Man vs Machine, Manual vs Auto Overclocking with a GTX 1070 Ti Card with Gamers Nexus

In today’s tech world there are more ways than ever to overclock your PC, but to be fair motherboard and graphics vendors have probably done the most to make it as accessible as possible to mainstream DIY builders and gamers. One of the easier ways to achieve a pretty basic overclock is by using the bundled software to simply ‘Auto’ overclock key components. This may have been seen as ‘adding value’ to the product in the past, but the recent behaivour of NVIDIA now means that in fact, the factory preset overclock that we were used to getting on 3rd party AIBs is now only available to the consumer if you run an ‘Auto OC’ feature.

So how effective is an ‘Auto’ overclock compared to getting hands on and doing it manually? Well that is exactly the question posed by Steve Burke and Gamers Nexus. His latest video is touted as a ‘Man vs Machine’ battle where he runs the software bundled with his EVGA NVIDIA GeForce 1070 Ti SC card, and then tries to see if he can beat the resulting overclock with his own ‘Manual’ efforts. He even sets himself a similar time limit to make a bit more challenging.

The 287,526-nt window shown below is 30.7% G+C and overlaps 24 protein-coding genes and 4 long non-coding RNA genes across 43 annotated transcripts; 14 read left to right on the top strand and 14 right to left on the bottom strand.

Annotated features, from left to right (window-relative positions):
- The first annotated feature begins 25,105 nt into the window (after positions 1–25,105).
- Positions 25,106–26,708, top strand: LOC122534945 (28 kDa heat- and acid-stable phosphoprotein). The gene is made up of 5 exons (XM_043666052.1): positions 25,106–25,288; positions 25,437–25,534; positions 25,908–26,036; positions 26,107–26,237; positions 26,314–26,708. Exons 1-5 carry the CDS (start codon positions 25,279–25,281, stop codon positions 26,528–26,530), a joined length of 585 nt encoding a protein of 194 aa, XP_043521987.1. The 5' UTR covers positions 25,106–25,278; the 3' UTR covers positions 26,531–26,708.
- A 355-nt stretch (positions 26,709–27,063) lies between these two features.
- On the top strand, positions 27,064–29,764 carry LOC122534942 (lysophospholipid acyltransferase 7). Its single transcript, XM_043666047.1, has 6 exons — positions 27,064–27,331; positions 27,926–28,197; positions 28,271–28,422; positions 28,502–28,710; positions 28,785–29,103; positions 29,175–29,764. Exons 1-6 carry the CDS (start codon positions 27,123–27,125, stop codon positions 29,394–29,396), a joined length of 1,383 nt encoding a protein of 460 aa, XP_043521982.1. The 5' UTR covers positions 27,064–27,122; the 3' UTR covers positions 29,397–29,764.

So firstly, how does the ‘Auto Overclock’ actually work. Steve explains that the software essentially does a Volt / Frequency (or VF) scan to determine what should be the ideal voltage and frequency. There are in fact two ways this can happen. The card can be configured in ‘Basic’ mode meaning things are done automatically. After the scan the results are referenced against a Volt / Frequency table which tells the card what target voltages and frequencies to use. In fact there are three options on the table, the software will just chooses the most stable option. There are ‘Quick’ and ‘Full’ test options, with the full test taking up to an hour to complete.

I’m not going to ruin the video for you guys, but I think it’s an interesting look the current state of affairs with VGA overclocking, especially in an era when ‘out-of-the-box’ overclocks are now forbidden and end-users are forced to apply a software OC at home. Catch the video from Steve here on the Gamers Nexus YouTube channel.

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